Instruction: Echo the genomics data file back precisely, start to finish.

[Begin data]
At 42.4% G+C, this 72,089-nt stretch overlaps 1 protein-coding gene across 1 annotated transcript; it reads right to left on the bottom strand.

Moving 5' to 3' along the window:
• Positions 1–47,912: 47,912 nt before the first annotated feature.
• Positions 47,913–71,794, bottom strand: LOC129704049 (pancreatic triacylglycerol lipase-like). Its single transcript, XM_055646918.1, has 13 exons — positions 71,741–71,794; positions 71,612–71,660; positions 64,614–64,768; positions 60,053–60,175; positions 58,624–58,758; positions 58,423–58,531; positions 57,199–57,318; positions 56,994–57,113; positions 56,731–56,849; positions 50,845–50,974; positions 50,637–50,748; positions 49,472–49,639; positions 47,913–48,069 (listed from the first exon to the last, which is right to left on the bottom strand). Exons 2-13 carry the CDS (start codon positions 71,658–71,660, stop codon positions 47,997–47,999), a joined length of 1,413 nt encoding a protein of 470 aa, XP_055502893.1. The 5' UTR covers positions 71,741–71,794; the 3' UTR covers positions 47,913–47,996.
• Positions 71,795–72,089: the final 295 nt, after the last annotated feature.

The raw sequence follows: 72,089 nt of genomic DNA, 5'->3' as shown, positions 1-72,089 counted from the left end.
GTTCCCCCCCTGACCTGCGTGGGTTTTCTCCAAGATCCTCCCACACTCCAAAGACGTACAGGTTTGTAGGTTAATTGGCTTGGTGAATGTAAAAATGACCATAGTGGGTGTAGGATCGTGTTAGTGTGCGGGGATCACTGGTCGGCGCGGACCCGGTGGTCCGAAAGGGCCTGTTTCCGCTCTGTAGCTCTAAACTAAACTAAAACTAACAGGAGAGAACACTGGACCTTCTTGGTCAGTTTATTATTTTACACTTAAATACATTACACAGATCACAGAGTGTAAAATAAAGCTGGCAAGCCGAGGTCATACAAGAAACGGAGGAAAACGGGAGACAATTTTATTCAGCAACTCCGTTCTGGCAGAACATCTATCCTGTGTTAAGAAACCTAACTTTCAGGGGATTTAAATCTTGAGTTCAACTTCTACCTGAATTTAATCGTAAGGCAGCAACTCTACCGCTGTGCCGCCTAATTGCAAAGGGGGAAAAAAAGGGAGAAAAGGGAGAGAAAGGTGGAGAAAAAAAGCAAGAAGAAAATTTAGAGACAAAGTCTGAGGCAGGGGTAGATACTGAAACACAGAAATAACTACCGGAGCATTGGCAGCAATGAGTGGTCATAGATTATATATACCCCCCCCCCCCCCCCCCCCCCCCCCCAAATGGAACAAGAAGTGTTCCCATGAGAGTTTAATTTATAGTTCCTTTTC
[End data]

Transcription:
At 42.4% G+C, this 72,089-nt stretch overlaps 1 protein-coding gene across 1 annotated transcript; it reads right to left on the bottom strand.

Moving 5' to 3' along the window:
• Positions 1–47,912: 47,912 nt before the first annotated feature.
• Positions 47,913–71,794, bottom strand: LOC129704049 (pancreatic triacylglycerol lipase-like). Its single transcript, XM_055646918.1, has 13 exons — positions 71,741–71,794; positions 71,612–71,660; positions 64,614–64,768; positions 60,053–60,175; positions 58,624–58,758; positions 58,423–58,531; positions 57,199–57,318; positions 56,994–57,113; positions 56,731–56,849; positions 50,845–50,974; positions 50,637–50,748; positions 49,472–49,639; positions 47,913–48,069 (listed from the first exon to the last, which is right to left on the bottom strand). Exons 2-13 carry the CDS (start codon positions 71,658–71,660, stop codon positions 47,997–47,999), a joined length of 1,413 nt encoding a protein of 470 aa, XP_055502893.1. The 5' UTR covers positions 71,741–71,794; the 3' UTR covers positions 47,913–47,996.
• Positions 71,795–72,089: the final 295 nt, after the last annotated feature.

The raw sequence follows: 72,089 nt of genomic DNA, 5'->3' as shown, positions 1-72,089 counted from the left end.
GTTCCCCCCCTGACCTGCGTGGGTTTTCTCCAAGATCCTCCCACACTCCAAAGACGTACAGGTTTGTAGGTTAATTGGCTTGGTGAATGTAAAAATGACCATAGTGGGTGTAGGATCGTGTTAGTGTGCGGGGATCACTGGTCGGCGCGGACCCGGTGGTCCGAAAGGGCCTGTTTCCGCTCTGTAGCTCTAAACTAAACTAAAACTAACAGGAGAGAACACTGGACCTTCTTGGTCAGTTTATTATTTTACACTTAAATACATTACACAGATCACAGAGTGTAAAATAAAGCTGGCAAGCCGAGGTCATACAAGAAACGGAGGAAAACGGGAGACAATTTTATTCAGCAACTCCGTTCTGGCAGAACATCTATCCTGTGTTAAGAAACCTAACTTTCAGGGGATTTAAATCTTGAGTTCAACTTCTACCTGAATTTAATCGTAAGGCAGCAACTCTACCGCTGTGCCGCCTAATTGCAAAGGGGGAAAAAAAGGGAGAAAAGGGAGAGAAAGGTGGAGAAAAAAAGCAAGAAGAAAATTTAGAGACAAAGTCTGAGGCAGGGGTAGATACTGAAACACAGAAATAACTACCGGAGCATTGGCAGCAATGAGTGGTCATAGATTATATATACCCCCCCCCCCCCCCCCCCCCCCCCCCAAATGGAACAAGAAGTGTTCCCATGAGAGTTTAATTTATAGTTCCTTTTC